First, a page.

Storing data in the cloud could unlock potential for many businesses, but some remain sceptical about security
When it comes to security, there is a cloud of mistrust hanging over the boardroom. Survey after survey reveals that security, or rather the perceived lack of it, is the single biggest factor preventing business from migrating to the cloud. But how accurate is this perception?
Jamal Elmellas, technical director at secure cloud provider tolomy, points to recent research from the Cloud Industry Forum (CIF) which highlights the discrepancy between perceived threat and actual risk.
“CIF surveyed 250 senior IT and business decision-makers in the UK with 61 per cent reporting concerns over data security,” Mr Elmellas says. “Only 2 per cent had experienced a cloud-related security breach.”
The consequence of this conflation is two-fold in that businesses not only miss out on the budgetary benefits of the cloud, but also quite often remain less secure than had they actually migrated there.
Security provider SecureData’s cloud services director Alan Carter argues that too many businesses are “guilty of an overinflated view of their own capabilities” where the on-premise physical server room is seen as inherently secure in a way that virtualised servers cannot be. This represents a “cloud equals danger” mindset that is as outdated as it is misguided.
“Cloud services are, by definition, more abstracted and intangible,” says Scott Nicholson, information assurance and security manager at cloud integrator Adapt. “Yet in reality, a provider that specialises in delivering cloud services is likely by definition to have stronger security and operational controls, and more experience than an IT department functioning as a single business unit.”
Not that this means the cloud is concern free, but most concerns are actually the same as apply to on-premise networks – breach, denial of service and malicious insider risk.
Perhaps the most relevant when it comes to the cloud is the small matter of personal data; specifically the consents obtained and where the data is stored. Especially so in the light of the upcoming European Union Network and Information Security cyber-security directive and the General Data Protection Regulation, both of which are set to be fully implemented by 2017. These specify that organisations have to handle EU citizen personally identifiable information securely or face a fine of up to 5 per cent of global turnover in case of breach.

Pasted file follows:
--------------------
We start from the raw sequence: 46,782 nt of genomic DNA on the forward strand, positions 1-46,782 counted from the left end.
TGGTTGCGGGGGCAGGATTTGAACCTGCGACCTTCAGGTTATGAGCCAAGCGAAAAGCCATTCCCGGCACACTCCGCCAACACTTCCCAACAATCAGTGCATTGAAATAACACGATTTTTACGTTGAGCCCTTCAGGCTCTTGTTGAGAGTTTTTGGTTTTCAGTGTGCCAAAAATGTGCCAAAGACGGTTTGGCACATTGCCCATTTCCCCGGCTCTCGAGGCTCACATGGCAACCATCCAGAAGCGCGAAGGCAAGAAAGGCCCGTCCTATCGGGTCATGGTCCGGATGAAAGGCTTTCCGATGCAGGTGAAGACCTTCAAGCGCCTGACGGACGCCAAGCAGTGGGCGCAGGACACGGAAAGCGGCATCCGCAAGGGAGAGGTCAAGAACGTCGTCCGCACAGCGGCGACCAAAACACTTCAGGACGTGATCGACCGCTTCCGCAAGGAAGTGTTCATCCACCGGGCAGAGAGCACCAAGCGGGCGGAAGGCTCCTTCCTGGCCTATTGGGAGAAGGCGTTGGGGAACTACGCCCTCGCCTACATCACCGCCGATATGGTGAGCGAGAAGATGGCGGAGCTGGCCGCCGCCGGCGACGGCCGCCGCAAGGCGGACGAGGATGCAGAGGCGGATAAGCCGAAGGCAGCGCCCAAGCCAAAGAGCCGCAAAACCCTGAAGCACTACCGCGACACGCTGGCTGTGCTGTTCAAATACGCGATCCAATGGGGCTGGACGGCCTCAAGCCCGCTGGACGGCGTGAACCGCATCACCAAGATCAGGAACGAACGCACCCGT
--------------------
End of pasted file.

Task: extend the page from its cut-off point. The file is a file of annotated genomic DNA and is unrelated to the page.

Businesses using cloud services have to know where consumer data is being stored and how it’s protected
“Businesses using cloud services have to know where consumer data is being stored and how it’s protected,” warns Keith Bird, UK managing director for security vendor Check Point. Most of these concerns can be dealt with by the use of a hybrid model where personal data is stored within a private cloud within the European Economic Area.
“As most cloud providers are based in the United States there are particular issues with processing of personal data by those providers,” says Richard Nicholas, an IT lawyer at Browne Jacobson. “In addition to ensuring US providers have safe harbour certification, the certificate should be checked to ensure it is up to date and that the cloud provider commits in its contract to comply with the safe-harbour principles for the term of the contract.”
Regulation and compliance remain a bigger cloud hurdle than security FUD – fear, uncertainty and doubt – and this is most evident in certain industry sectors. ICT solution provider NTT Communications undertook research which revealed that 87 per cent of financial service companies and 63 per cent of retail distribution and transport companies didn’t plan to migrate their most important applications to the cloud due to security, governance and compliance concerns.